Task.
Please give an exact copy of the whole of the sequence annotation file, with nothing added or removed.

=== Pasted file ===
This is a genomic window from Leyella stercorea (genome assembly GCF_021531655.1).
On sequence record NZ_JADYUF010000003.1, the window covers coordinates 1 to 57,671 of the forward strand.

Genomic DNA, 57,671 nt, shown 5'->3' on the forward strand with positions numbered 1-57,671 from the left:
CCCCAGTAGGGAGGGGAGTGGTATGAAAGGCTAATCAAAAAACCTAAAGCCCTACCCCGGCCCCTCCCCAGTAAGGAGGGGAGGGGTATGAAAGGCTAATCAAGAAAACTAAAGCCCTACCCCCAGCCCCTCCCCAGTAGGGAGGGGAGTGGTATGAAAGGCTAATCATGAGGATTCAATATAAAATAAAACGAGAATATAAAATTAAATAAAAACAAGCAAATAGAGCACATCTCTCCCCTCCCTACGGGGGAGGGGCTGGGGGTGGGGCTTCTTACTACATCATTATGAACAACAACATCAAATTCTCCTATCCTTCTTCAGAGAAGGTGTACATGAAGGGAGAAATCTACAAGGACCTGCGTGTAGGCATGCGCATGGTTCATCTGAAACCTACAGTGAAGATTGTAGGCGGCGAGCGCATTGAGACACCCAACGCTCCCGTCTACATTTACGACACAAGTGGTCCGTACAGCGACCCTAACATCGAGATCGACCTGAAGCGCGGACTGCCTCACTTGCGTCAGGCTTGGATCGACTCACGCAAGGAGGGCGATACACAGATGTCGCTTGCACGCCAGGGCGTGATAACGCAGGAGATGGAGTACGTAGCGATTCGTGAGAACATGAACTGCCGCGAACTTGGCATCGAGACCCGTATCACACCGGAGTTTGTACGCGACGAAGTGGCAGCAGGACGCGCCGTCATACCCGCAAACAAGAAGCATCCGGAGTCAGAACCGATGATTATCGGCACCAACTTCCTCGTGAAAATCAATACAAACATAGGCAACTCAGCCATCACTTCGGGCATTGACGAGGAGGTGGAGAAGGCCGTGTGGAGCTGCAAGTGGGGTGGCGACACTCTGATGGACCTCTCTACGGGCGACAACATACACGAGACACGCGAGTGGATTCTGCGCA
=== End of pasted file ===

This is a genomic window from Leyella stercorea (genome assembly GCF_021531655.1).
On sequence record NZ_JADYUF010000003.1, the window covers coordinates 1 to 57,671 of the forward strand.

Genomic DNA, 57,671 nt, shown 5'->3' on the forward strand with positions numbered 1-57,671 from the left:
CCCCAGTAGGGAGGGGAGTGGTATGAAAGGCTAATCAAAAAACCTAAAGCCCTACCCCGGCCCCTCCCCAGTAAGGAGGGGAGGGGTATGAAAGGCTAATCAAGAAAACTAAAGCCCTACCCCCAGCCCCTCCCCAGTAGGGAGGGGAGTGGTATGAAAGGCTAATCATGAGGATTCAATATAAAATAAAACGAGAATATAAAATTAAATAAAAACAAGCAAATAGAGCACATCTCTCCCCTCCCTACGGGGGAGGGGCTGGGGGTGGGGCTTCTTACTACATCATTATGAACAACAACATCAAATTCTCCTATCCTTCTTCAGAGAAGGTGTACATGAAGGGAGAAATCTACAAGGACCTGCGTGTAGGCATGCGCATGGTTCATCTGAAACCTACAGTGAAGATTGTAGGCGGCGAGCGCATTGAGACACCCAACGCTCCCGTCTACATTTACGACACAAGTGGTCCGTACAGCGACCCTAACATCGAGATCGACCTGAAGCGCGGACTGCCTCACTTGCGTCAGGCTTGGATCGACTCACGCAAGGAGGGCGATACACAGATGTCGCTTGCACGCCAGGGCGTGATAACGCAGGAGATGGAGTACGTAGCGATTCGTGAGAACATGAACTGCCGCGAACTTGGCATCGAGACCCGTATCACACCGGAGTTTGTACGCGACGAAGTGGCAGCAGGACGCGCCGTCATACCCGCAAACAAGAAGCATCCGGAGTCAGAACCGATGATTATCGGCACCAACTTCCTCGTGAAAATCAATACAAACATAGGCAACTCAGCCATCACTTCGGGCATTGACGAGGAGGTGGAGAAGGCCGTGTGGAGCTGCAAGTGGGGTGGCGACACTCTGATGGACCTCTCTACGGGCGACAACATACACGAGACACGCGAGTGGATTCTGCGCA